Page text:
The Continent-Mediterranean saw some action although rates generally remained flat. However, a more positive feel from the Asian arena with tonnage supply remaining tight, the rates being seen were healthy. Period cover was short, a 58,000-dwt open China was fixed for one year at US$16,500, and a 56,000-dwt open SE Asia fixed seven to nine months at US$16,000. From the Atlantic, a 61,000-dwt open West Africa fixed a trip to China with manganese ore at US$28,500 and a 58,000-dwt open Mediterranean fixed a trip to the US Gulf at US$16,000.

From Asia a 61,000-dwt open Singapore fixed a trip via Malaysia redelivery SE Asia at US$21,000. A 56,000-dwt open Philippines fixed a trip via Indonesia redelivery Bangladesh at US$24,000. It remains to be seen if the optimism in the Asian basin can continue through to the upcoming week.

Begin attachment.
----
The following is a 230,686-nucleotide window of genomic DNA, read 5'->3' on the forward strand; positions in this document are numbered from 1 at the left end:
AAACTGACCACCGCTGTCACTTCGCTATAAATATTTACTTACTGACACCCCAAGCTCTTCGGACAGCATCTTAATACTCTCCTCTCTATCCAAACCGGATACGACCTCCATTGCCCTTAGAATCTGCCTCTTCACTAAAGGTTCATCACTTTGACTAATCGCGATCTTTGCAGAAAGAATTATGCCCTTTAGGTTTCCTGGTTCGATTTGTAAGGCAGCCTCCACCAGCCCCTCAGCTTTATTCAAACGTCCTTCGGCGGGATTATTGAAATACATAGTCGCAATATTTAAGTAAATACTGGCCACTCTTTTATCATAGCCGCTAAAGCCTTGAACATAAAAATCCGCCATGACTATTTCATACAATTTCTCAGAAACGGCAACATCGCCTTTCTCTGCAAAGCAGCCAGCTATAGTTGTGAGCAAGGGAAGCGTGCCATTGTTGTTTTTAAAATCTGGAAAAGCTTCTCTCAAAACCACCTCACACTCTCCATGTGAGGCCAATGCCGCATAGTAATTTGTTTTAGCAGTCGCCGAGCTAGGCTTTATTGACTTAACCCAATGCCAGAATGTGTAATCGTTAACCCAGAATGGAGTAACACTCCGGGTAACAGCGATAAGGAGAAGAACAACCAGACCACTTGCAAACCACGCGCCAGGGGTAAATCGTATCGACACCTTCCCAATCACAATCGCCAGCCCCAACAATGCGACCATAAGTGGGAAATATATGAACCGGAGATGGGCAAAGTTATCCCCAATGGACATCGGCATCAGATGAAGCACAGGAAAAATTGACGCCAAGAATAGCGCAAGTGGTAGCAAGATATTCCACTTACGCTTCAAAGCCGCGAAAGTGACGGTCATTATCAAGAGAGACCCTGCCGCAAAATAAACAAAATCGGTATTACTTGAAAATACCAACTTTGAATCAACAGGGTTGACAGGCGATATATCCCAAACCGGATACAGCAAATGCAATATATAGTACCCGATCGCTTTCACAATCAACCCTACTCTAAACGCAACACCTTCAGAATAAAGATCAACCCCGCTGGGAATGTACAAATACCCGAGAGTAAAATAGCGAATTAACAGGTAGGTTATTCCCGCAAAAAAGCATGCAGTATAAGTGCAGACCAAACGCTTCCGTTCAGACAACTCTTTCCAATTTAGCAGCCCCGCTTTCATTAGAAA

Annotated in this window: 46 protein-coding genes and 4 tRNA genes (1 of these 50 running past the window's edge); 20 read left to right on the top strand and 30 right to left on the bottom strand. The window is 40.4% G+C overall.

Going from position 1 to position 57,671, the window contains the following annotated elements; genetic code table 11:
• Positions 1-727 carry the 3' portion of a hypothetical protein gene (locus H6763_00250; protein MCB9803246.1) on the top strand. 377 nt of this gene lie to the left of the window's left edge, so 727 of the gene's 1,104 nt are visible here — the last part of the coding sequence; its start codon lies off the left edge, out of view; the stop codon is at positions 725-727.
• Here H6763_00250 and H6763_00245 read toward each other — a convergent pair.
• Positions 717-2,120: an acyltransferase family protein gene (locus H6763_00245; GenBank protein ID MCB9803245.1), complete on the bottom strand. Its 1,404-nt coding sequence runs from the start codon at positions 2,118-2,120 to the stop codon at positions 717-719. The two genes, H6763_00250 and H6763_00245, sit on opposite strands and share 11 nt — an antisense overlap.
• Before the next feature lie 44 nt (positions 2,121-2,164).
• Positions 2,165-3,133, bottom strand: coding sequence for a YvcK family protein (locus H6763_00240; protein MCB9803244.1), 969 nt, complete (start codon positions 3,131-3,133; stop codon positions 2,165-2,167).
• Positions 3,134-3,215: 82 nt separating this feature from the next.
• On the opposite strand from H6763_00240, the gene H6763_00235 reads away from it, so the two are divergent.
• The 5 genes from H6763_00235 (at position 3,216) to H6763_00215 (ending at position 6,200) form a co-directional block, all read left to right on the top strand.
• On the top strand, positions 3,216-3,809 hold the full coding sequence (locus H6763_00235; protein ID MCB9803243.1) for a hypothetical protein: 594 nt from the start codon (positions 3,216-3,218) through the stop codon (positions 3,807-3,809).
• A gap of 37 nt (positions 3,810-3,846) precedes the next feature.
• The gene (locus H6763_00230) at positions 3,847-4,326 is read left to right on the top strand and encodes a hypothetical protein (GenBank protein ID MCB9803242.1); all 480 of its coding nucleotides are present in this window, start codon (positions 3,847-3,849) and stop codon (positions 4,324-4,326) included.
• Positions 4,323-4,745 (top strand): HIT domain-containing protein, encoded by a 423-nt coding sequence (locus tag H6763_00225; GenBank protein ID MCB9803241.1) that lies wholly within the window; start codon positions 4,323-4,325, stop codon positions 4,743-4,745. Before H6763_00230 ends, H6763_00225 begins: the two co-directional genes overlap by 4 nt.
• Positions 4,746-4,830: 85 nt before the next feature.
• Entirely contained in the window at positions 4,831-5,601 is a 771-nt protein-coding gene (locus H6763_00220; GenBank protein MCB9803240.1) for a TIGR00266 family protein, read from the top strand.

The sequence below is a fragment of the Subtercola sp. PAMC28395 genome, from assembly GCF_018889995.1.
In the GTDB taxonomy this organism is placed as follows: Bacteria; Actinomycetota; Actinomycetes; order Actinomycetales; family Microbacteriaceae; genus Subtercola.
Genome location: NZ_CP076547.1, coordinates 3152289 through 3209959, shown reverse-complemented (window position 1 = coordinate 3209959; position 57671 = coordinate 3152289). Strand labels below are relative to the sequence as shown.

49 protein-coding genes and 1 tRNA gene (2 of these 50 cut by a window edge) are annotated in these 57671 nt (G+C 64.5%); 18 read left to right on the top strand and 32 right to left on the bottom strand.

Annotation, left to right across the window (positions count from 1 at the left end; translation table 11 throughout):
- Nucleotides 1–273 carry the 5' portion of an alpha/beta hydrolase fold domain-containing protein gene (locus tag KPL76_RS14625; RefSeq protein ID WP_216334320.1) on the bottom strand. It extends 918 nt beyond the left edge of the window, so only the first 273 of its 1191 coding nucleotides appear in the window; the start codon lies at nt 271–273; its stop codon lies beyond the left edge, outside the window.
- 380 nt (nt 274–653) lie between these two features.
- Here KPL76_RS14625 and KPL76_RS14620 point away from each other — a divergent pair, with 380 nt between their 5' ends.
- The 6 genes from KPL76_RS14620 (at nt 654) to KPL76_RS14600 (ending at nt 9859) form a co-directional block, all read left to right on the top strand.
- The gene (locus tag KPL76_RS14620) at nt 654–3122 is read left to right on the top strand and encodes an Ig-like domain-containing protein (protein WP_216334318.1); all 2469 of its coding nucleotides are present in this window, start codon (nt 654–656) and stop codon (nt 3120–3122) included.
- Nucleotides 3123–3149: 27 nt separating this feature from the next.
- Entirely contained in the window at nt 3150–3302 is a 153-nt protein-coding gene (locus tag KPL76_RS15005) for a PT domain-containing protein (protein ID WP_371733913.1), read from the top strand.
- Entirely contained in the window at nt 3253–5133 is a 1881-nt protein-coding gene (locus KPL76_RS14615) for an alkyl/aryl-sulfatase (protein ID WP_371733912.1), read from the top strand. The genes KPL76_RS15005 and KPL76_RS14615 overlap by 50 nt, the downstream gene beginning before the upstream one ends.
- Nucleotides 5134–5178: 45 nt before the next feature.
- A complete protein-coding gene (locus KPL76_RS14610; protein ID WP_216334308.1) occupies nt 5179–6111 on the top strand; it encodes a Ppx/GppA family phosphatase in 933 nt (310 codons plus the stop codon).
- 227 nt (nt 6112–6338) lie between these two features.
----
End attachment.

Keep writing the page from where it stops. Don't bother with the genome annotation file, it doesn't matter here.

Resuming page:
After an extended period of decline, the first shoots of positivity emerged in the US Gulf, with more visible activity, a 39,000-dwt opening in Tampa fixing to the Continent with grains at US$11,500 whilst a 40,000-dwt fixed from Baltimore to Turkey with an intended cargo of scrap at US$13,000. The South Atlantic also showed promise of improvements with a 36,000-dwt rumored to have fixed from Antonina to the Continent with sugar at around US$18,500 and a 38,000-dwt fixing from Recalada to WC South America with grains at US$27,000. The positivity seen in Asia last week continued for a majority of the week with rumors of upper teens being achieved on larger handies for trips from South East Asia via Australia to China and a 38,000-dwt logger was rumored to have fixed for 2 to 3 laden legs in the US$17,000’s but as the week progressed there was a shift in balance and numbers had begun to soften as cargo availability reduced.